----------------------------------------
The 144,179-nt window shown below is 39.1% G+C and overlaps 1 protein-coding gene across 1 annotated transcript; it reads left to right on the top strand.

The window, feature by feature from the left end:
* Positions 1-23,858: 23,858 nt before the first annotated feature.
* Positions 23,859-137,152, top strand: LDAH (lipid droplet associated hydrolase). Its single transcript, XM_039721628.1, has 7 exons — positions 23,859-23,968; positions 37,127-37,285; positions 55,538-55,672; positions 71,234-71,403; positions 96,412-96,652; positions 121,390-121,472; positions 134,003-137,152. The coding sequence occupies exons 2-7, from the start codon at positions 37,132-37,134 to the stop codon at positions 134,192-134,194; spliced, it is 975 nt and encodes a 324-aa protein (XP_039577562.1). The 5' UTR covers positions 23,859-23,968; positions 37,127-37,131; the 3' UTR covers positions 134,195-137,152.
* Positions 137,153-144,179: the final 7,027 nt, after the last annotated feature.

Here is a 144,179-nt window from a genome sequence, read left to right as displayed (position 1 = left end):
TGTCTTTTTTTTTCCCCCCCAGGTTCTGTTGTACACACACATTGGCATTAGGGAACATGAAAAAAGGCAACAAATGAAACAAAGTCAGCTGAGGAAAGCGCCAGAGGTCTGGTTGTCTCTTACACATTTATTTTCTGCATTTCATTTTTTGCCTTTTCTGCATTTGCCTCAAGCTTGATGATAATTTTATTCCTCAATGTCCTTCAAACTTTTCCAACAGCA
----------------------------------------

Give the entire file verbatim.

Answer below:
The 144,179-nt window shown below is 39.1% G+C and overlaps 1 protein-coding gene across 1 annotated transcript; it reads left to right on the top strand.

The window, feature by feature from the left end:
* Positions 1-23,858: 23,858 nt before the first annotated feature.
* Positions 23,859-137,152, top strand: LDAH (lipid droplet associated hydrolase). Its single transcript, XM_039721628.1, has 7 exons — positions 23,859-23,968; positions 37,127-37,285; positions 55,538-55,672; positions 71,234-71,403; positions 96,412-96,652; positions 121,390-121,472; positions 134,003-137,152. The coding sequence occupies exons 2-7, from the start codon at positions 37,132-37,134 to the stop codon at positions 134,192-134,194; spliced, it is 975 nt and encodes a 324-aa protein (XP_039577562.1). The 5' UTR covers positions 23,859-23,968; positions 37,127-37,131; the 3' UTR covers positions 134,195-137,152.
* Positions 137,153-144,179: the final 7,027 nt, after the last annotated feature.

Here is a 144,179-nt window from a genome sequence, read left to right as displayed (position 1 = left end):
TGTCTTTTTTTTTCCCCCCCAGGTTCTGTTGTACACACACATTGGCATTAGGGAACATGAAAAAAGGCAACAAATGAAACAAAGTCAGCTGAGGAAAGCGCCAGAGGTCTGGTTGTCTCTTACACATTTATTTTCTGCATTTCATTTTTTGCCTTTTCTGCATTTGCCTCAAGCTTGATGATAATTTTATTCCTCAATGTCCTTCAAACTTTTCCAACAGCA